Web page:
Rapid City wants to institute annual rate increases for garbage collection | Local
Residents of Rapid City could see annual increases of $ 2 for garbage collection if city council approves a plan presented to them by the public works department.
Rapid City Council heard the resolution to change the fees that would come into effect on August 1 during their working session on Wednesday. The resolution comes after a May 12 presentation on the Solid Waste Master Plan.
The current curbside collection charge for a 65 gallon container is $ 16.91, while a 95 gallon container is $ 18.76. If the resolution is approved, the rates would increase to $ 19.83 and $ 21.68, respectively. For those with 35-gallon containers, the rate would drop from $ 14.99 to $ 17.99, and a 300-gallon container rate would drop from $ 46.84 to $ 49.84.
After 2021, the price for each container would increase by $ 2 each year.
People also read …
Landfill rates would also increase for mixed waste, construction debris, chippings and sump screens, asphalt / wood shingles and ash, all per tonne. Mixed waste would drop from $ 59 to $ 61, then drop to $ 63 in 2023. All would drop from $ 59 per tonne to $ 61 on August 1, then to $ 63 in 2023.
Stacey Titus, Operations Management Engineer at Public Works, also presented the financial and pricing policies of the solid waste management company. The policies would cover reserve funds, debt issuance and management, operating budget balancing, capital policies and procedures, and rate and charge setting.
Senior Civil Engineer Luke Rodig of Burns and McDonnell recommended implementing a commercial garden waste dump fee, interrupting the co-composting process, and creating a centralized and staffed remote depot site to garden waste. These recommendations are not in the policies or the resolution, but may be presented to the board in the future.
One of the recommendations was to remove the 35 gallon curbside recycling container.
Council member Bill Evans said he believed it was premature to discuss the rate structure since there was no discussion of its ramifications.
“We have to talk about it because there are some things that seem a little bit harmless and are not going to cause any problems,” he said. “I tell you every little old lady that’s going to have that 35 gallon trash can taken out and forced to hold a big one up, we’re going to get a billion phone calls to members of this council about it.”
Titus said the removal of the 35-gallon container was due to safety concerns. He said the garbage collection trucks that grab the containers are designed for 65 and 90 gallon containers.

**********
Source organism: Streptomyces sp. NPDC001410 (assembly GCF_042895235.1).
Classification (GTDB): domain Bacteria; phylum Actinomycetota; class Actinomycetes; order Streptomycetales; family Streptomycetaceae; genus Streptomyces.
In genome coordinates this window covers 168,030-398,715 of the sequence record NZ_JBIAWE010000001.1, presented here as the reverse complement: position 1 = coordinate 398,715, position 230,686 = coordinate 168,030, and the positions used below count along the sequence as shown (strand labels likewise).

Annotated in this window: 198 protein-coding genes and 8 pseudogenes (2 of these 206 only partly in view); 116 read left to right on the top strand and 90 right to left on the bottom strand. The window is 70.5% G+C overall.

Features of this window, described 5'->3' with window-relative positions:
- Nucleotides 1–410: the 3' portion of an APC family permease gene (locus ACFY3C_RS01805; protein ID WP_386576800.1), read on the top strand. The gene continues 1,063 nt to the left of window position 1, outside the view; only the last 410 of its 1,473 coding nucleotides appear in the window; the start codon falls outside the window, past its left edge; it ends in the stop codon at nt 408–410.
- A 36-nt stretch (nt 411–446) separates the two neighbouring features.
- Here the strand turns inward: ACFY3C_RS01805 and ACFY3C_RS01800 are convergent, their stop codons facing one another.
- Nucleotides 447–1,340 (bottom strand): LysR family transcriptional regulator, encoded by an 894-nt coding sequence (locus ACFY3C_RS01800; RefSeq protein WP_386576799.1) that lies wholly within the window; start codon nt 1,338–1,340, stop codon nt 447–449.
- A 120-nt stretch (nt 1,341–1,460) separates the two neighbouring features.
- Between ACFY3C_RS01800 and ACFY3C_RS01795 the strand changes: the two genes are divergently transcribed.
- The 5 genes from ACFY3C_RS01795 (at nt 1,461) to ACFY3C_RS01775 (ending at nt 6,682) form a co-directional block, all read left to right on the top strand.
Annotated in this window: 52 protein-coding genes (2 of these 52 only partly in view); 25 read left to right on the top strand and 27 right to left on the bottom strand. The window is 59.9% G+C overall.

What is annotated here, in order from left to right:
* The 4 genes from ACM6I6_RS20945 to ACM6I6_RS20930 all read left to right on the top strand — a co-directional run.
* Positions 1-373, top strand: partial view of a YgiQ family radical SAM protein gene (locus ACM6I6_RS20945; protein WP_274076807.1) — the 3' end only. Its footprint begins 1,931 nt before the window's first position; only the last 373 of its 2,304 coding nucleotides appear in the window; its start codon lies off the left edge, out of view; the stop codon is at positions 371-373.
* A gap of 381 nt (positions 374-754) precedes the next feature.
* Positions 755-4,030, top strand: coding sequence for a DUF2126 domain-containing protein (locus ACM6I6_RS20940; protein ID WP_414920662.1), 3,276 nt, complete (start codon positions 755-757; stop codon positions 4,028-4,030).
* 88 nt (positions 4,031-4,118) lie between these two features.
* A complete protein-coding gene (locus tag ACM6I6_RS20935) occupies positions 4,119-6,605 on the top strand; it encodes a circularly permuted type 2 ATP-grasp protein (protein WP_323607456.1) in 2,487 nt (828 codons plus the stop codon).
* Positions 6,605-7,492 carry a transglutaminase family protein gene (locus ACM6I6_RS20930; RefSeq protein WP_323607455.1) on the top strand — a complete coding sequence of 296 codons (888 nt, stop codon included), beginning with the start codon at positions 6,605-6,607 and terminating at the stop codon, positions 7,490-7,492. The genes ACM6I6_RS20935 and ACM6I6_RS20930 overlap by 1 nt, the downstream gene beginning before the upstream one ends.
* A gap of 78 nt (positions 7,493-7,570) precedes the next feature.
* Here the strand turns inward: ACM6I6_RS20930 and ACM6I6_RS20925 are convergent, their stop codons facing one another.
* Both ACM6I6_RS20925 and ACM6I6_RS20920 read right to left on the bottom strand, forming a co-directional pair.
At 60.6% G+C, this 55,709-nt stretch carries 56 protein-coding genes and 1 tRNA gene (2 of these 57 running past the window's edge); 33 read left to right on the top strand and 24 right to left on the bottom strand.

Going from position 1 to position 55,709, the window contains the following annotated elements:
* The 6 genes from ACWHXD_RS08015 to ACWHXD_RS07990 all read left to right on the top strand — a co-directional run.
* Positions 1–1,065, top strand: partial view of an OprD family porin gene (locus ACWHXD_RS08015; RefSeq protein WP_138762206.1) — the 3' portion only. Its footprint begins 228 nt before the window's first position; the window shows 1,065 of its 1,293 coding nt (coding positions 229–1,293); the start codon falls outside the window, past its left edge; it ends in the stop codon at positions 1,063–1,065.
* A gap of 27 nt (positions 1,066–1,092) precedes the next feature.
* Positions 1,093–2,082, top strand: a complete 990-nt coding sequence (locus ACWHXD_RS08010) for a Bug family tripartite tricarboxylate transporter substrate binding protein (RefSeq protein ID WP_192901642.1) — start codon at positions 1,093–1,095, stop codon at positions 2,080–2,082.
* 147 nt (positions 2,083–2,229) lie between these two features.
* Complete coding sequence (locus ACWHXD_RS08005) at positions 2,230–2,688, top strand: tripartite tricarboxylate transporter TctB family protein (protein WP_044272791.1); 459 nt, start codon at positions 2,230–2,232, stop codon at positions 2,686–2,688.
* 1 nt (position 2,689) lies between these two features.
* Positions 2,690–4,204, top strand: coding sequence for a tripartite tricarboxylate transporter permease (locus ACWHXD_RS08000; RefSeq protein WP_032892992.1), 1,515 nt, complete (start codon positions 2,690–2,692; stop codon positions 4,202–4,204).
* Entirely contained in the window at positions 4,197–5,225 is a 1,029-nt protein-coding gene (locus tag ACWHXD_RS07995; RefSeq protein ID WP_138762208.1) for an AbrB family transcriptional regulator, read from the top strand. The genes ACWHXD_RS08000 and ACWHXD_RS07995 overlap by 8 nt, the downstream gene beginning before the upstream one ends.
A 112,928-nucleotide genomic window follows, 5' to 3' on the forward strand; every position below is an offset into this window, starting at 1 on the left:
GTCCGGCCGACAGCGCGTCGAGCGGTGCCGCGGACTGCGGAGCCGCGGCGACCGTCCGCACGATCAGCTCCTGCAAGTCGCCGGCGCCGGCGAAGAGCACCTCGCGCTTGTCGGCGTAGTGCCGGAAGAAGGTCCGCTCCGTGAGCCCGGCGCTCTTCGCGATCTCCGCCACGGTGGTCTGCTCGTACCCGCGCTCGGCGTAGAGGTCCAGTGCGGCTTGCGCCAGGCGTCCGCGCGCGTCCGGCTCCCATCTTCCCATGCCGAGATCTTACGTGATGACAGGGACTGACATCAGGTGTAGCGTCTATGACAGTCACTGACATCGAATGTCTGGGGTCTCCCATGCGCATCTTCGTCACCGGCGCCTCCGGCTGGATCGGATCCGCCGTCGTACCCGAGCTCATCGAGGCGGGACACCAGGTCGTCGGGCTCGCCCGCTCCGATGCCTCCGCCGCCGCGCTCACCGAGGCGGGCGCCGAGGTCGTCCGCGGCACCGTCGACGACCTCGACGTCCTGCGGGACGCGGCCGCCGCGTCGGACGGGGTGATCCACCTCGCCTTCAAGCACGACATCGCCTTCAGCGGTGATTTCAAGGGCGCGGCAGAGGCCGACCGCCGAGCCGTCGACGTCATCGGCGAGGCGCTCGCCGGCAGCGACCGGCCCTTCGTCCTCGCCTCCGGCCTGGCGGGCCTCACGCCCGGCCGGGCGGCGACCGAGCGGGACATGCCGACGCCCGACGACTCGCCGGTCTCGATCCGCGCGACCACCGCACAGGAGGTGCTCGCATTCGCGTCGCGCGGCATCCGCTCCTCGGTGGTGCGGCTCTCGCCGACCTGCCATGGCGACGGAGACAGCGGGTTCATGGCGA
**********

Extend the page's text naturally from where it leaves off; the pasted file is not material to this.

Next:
He said they were losing containers in the back of the truck, so people have to get in and collect them.
Council member Jason Salamun said the two drop-off points on the east and west sides of the city are beneficial because of the way the city is laid out and convenient for residents. He wondered if going to a central location would do more harm than good.
Titus said they were concerned about contamination and abuse at both sites. He said if the city went down to one, they might consider going back to two, but the central location would be fenced in and have a city employee monitor the location.
Council members Ritchie Nordstrom and Greg Strommen also expressed some concerns about future items. Board member Darla Drew said she liked the centralized location and the rate hike was not out of place.
The council also discussed the medical cannabis ordinance, which it will vote on Monday evening. The order prevents medical cannabis companies from operating in Rapid City until they receive a state license. State lawmakers have until Oct. 29 to develop regulations.
If approved on Monday, the ordinance would have its second reading on June 21 and would come into effect once the initiated measure 26, which legalized the medical use of cannabis, came into effect on July 1.
Council member Pat Jones said he was concerned about passing an ordinance before the state decides on the rules.
“We have to be very careful about how we institute it,” he said. “It has to be done the right way. “
Council member Bill Evans has expressed interest in the city opening its own dispensary to have another source of income.
Deputy city attorney Carla Cushman said there had been discussions among city staff, although they were not sure it was appropriate under state law.
“It’s another way to get money without raising property taxes,” Evans said. “It might as well be we get it and it should be a highly regulated substance. If we regulate it, maybe we should profit from it too.”
Rapid City Council will consider the items of the working session at its Monday meeting at 6.30 p.m. at City Hall.
– Contact Siandhara Bonnet at [email protected] –